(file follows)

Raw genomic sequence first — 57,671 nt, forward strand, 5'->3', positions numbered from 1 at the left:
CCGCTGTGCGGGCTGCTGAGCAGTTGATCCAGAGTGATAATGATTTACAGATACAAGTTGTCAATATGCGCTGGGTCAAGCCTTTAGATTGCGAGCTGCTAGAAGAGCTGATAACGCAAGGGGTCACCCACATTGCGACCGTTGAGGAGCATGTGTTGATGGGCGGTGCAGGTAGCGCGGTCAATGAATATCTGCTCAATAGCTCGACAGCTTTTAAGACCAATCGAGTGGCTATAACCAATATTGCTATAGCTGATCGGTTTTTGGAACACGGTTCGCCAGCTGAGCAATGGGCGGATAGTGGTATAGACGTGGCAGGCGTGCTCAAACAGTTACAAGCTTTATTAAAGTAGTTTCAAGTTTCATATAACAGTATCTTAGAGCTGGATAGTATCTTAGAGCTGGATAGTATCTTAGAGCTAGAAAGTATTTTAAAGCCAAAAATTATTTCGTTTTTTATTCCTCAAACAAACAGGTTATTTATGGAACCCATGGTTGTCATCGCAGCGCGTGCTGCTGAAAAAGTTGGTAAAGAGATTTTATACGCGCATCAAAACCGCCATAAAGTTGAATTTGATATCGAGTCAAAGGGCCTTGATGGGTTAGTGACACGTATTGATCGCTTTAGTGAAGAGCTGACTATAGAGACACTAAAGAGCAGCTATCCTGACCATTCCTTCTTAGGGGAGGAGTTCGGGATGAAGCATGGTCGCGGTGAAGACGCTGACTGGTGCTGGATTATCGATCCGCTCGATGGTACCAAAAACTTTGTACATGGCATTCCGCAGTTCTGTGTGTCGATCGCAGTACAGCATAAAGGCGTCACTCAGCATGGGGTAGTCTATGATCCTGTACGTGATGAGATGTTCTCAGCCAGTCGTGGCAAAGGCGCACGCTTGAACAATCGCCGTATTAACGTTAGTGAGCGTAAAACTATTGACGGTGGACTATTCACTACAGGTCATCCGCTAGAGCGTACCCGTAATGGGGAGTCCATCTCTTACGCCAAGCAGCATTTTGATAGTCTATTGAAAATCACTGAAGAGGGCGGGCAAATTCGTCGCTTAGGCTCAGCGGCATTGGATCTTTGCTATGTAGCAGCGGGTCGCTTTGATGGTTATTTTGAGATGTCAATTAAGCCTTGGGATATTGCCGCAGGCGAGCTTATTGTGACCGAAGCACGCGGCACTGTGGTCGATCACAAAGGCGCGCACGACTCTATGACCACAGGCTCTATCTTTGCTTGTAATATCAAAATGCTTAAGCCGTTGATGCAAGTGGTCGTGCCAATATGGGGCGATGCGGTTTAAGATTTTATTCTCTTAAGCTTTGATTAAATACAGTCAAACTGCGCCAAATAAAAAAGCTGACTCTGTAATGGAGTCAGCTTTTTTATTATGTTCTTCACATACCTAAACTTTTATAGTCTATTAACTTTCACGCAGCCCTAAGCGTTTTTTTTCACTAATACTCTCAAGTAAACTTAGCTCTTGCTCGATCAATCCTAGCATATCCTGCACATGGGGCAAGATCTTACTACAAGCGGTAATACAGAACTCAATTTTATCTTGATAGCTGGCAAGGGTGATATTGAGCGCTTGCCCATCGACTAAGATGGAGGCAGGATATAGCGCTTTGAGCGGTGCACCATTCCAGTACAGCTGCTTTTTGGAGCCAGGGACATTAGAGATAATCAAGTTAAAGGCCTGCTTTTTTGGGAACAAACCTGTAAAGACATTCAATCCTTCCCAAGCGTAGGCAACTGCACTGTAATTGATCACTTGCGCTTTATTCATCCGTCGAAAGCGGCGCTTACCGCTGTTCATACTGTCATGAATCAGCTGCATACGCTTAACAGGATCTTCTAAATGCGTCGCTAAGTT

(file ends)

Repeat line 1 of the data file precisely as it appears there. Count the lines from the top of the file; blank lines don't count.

Raw genomic sequence first — 57,671 nt, forward strand, 5'->3', positions numbered from 1 at the left: